JAX: Java HPC by Norman Maurer

2013-05-19 20:31 More posts about Event JAX netty performance
For slides see also: Speakerdeck: High performance networking on the JVM


Norman started his talk clarifying what he means by high scale: Anything above
1000 concurrent connections in his talk are considered high scale, anything
below 100 concurrent connections is fine to be handled with threads and blocking
IO. Before tuning anything, make sure to measure if you have any problem at
all: Readability should always go before optimisation.


He gave a few pointers as to where to look for optimisations: Get started by
studying the socket options - TCP-NO-DELAY as well as the send and receive
buffer sizes are most interesting. When under GC pressure (check the GC locks
to figure out if you are) make sure to minimise allocation and deallocation of
objects. In order to do that consider making objects static and final where
possible. Make sure to use CMS or G1 for garbage collection in order to
maximise throughput. Size areas in the JVM heap according to your access
patterns. The goal should always be to minimise the chance of running into a
stop the world garbage collection.


When it comes to using buffers you have the choice of using direct or heap
buffers. While the former are expensive to create, the latter come with the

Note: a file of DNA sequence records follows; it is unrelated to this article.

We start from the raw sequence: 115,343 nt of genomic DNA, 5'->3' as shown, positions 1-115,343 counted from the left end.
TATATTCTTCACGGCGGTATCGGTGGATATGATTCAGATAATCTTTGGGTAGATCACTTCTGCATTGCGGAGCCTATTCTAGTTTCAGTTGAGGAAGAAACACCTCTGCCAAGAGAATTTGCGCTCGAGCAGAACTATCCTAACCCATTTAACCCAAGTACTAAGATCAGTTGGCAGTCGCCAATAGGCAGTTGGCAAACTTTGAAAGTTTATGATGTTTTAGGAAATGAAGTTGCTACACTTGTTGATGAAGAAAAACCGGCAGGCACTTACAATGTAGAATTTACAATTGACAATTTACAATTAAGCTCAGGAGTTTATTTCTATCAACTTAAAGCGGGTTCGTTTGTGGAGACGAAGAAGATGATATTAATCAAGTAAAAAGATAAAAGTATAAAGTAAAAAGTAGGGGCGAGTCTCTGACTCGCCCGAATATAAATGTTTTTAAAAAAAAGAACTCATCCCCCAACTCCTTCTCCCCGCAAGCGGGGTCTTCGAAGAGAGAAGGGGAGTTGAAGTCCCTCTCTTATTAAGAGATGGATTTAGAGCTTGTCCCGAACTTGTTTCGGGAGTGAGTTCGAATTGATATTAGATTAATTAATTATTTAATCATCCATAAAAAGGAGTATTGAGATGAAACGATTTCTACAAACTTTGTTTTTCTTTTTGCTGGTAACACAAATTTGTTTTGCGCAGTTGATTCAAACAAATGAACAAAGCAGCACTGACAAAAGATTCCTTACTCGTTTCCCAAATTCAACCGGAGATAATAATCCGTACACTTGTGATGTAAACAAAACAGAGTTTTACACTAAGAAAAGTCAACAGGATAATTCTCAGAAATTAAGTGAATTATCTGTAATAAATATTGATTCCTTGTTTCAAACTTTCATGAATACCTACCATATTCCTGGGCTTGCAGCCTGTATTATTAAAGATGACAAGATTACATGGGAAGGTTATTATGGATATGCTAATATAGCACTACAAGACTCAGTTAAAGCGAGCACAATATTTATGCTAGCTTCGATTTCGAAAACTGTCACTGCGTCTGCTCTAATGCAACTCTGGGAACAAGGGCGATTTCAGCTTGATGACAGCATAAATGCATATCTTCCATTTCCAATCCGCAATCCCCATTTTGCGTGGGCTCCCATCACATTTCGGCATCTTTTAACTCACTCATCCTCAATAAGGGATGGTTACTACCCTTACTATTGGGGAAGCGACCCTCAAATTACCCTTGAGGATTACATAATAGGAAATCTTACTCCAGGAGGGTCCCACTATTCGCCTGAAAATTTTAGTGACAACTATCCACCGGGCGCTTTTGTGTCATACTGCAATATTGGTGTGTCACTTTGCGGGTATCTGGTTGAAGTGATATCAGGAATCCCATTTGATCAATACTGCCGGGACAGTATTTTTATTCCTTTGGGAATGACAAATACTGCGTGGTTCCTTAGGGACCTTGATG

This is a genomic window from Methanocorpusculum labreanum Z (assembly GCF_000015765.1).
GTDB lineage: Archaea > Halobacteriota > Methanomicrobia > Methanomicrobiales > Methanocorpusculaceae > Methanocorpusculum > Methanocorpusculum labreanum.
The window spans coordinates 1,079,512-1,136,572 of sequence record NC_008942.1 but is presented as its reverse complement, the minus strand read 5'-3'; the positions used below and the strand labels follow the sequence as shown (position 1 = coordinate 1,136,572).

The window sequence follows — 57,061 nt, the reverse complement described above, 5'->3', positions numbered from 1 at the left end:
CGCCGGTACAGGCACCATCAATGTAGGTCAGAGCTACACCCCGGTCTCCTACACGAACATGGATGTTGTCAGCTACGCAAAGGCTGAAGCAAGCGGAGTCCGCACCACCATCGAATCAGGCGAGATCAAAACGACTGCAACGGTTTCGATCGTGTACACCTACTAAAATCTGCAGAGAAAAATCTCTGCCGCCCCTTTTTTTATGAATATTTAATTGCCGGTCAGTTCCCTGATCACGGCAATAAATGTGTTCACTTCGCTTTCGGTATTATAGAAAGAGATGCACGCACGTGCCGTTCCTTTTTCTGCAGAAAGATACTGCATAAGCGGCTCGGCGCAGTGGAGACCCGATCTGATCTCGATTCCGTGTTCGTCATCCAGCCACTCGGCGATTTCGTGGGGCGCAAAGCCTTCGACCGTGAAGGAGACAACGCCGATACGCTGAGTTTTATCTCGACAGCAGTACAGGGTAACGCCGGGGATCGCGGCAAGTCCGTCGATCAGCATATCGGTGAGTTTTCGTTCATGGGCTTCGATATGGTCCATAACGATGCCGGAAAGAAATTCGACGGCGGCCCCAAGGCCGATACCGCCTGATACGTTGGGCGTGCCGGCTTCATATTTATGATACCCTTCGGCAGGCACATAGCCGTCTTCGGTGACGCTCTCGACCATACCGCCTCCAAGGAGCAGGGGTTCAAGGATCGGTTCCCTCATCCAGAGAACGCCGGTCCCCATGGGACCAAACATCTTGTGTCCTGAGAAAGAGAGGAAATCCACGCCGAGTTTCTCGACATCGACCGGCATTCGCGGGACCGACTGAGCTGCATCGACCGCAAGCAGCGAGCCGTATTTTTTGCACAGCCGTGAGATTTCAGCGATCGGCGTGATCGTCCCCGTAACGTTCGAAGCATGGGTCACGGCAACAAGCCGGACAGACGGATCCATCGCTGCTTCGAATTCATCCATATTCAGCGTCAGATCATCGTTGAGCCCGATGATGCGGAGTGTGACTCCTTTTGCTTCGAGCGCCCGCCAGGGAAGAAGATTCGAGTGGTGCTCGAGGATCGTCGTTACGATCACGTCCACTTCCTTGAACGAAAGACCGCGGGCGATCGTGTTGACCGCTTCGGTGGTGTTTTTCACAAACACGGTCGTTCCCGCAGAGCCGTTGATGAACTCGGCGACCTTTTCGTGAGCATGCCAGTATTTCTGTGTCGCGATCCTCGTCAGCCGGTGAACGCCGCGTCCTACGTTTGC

cost of being zero'ed out. Often people start buffer pooling, potentially
initialising the pool in a lazy manner. In order to avoid memory fragmentation
in the Java heap, it can be a good idea to create the buffer at startup time
and re-use it later on.


In particular when parsing structured messages like they are common in
protocols it usually makes sense to use gathering writes and scattering reads
to minimise the number of system calls for reading and writing. Also try to
buffer more if you want to minimise system calls. Use slice and duplicate to
create views on your buffers to avoid mem copies. Use a file channel when
copying files without modifications.


Make sure you do not block - think of DNS servers being unavailable or slow as
an example.


As a parting note, make sure to define and document your threading model. It
may ease development to know that some objects will always only be used in a
single threaded context. It usually helps to reduce context switches as well as
may ease development to know that some objects will always only be used in a
single threaded context. It usually helps to reduce context switches as well as
keeping data in the same thread to avoid having to use synchronisation and the
use of volatile.


Also make a conscious decision about which protocol you would like to use for
transport - in addition to tcp there's also udp, udt, sctp. Use pipelining in
order to parallelise.